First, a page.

It's interesting, isn't it? Whenever some group wants to pry money from the government, it always claims that the amount that will come in far outweighs what will go out.
Every dollar spent on funding arts organizations, we're told, brings in several dollars in tourism revenue and taxable economic growth. The millions it will cost to build that new sports stadium will produce many millions more for the local economy. That international athletic event will unleash a flood of benefits that makes the up-front investment well worthwhile. How many times have we heard Olympics promoters claim that the enormous bill for the Games will be nothing next to the gargantuan benefits for the host city and country?
By this dubious logic, any expenditure can be justified. No amount is too high. If $1-billion in, say, infrastructure spending really yields $10-billion in gains, why not spend $10-billion and get $100-billion?
So when the backers of Expo 2025 argue that the benefits from the event would more than exceed the costs, it is only prudent to raise a skeptical eyebrow.
At a press conference in front of City Hall on Tuesday, promoters said that holding the international exposition in Toronto would add billions to the national gross domestic product and government tax revenues, "far outstripping the cost." In an interview the same morning on CBC Radio's Metro Morning, Kristyn Wong-Tam, a city councillor who is leading the drive to host the fair, said Expo "actually delivers a lot more benefits than we put in."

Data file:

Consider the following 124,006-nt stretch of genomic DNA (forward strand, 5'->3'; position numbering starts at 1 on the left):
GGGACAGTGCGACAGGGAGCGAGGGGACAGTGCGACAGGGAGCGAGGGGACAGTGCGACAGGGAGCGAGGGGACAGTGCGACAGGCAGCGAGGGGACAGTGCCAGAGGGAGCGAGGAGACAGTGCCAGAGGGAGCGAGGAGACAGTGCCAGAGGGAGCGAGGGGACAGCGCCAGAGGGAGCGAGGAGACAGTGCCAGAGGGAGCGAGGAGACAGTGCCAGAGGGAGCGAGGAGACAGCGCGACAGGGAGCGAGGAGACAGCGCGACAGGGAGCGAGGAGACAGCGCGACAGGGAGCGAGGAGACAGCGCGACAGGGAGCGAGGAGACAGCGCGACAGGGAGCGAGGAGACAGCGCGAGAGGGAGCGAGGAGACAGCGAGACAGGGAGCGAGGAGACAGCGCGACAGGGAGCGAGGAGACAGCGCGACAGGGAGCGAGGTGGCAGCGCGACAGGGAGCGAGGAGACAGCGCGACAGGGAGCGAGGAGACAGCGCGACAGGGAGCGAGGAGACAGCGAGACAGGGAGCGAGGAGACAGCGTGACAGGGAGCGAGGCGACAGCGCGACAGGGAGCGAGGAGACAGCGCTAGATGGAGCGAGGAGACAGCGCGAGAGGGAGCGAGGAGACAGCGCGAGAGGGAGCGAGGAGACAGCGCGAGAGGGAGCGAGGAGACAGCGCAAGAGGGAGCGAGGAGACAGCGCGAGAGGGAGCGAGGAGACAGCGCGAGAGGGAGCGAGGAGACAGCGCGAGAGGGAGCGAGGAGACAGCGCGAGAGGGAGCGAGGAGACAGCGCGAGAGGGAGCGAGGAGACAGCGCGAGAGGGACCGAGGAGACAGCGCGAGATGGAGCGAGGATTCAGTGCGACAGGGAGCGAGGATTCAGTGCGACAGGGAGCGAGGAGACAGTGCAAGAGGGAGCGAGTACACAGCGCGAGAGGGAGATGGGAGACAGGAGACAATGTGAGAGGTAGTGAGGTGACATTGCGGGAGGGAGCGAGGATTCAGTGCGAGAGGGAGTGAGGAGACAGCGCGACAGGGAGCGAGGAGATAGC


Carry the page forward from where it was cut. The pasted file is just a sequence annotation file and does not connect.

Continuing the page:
Really? The cost would be in the billions, when you add the cost of renovating the Port Lands, the old industrial district on the eastern flank of Toronto Harbour where Expo 2025 would be held.
The benefits? A promotional video called A World to Inspire talks about the geyser of good things that would come from the event: more transit, more housing, more tourism, a redeveloped Port Lands. It shows speakers from a rainbow of backgrounds talking up how the fair would showcase Toronto's virtues, from "inclusiveness, ingenuity and resourcefulness" to "humanity, diversity and acceptance."
Expos are "large-scale public exhibitions focused around a central theme that allow countries to come together in the same physical space and share ideas," the promoters explain on their website. The theme of the latest, Milan 2015, was Feeding the Planet, Energy for Life.
An Expo "unites people, instills pride and is a major catalyst for job creation and economic growth," the website says.
In fact, it is awfully hard to say whether Expo 2025 would be a net gain for Toronto. It depends on how popular the fair would turn out to be, and that's unknowable. Everyone remembers Expo 67, but what about Shanghai 2010 (Better City, Better Life)?
A report from City of Toronto staff says that while the backers claim that all sorts of benefits would flow from Expo 2025, "there are a number of significant challenges and risks related to staging an event of this scale and complexity in the Port Lands in 2025 that outweigh these advantages."
For one thing, the organizers would have to round up $6-billion or $7-billion from three levels of government to pay for various big projects aimed at making the Port Lands ready for Expo. "This funding is largely not yet committed," the report says.
Even if it were, it says, it is "highly improbable" that the builders could complete all those projects, from flood protection to new transit lines, in time for the fair's opening.
Nonsense, the Expo group says. The supporters seem to think that those who raise objections to their grand dream are nothing more than cheese-paring quibblers who don't understand an obvious truth: Whatever the size of the bill, the project will bring in more than it costs.
When taxpayers hear that old line, they should hold tight to their wallets.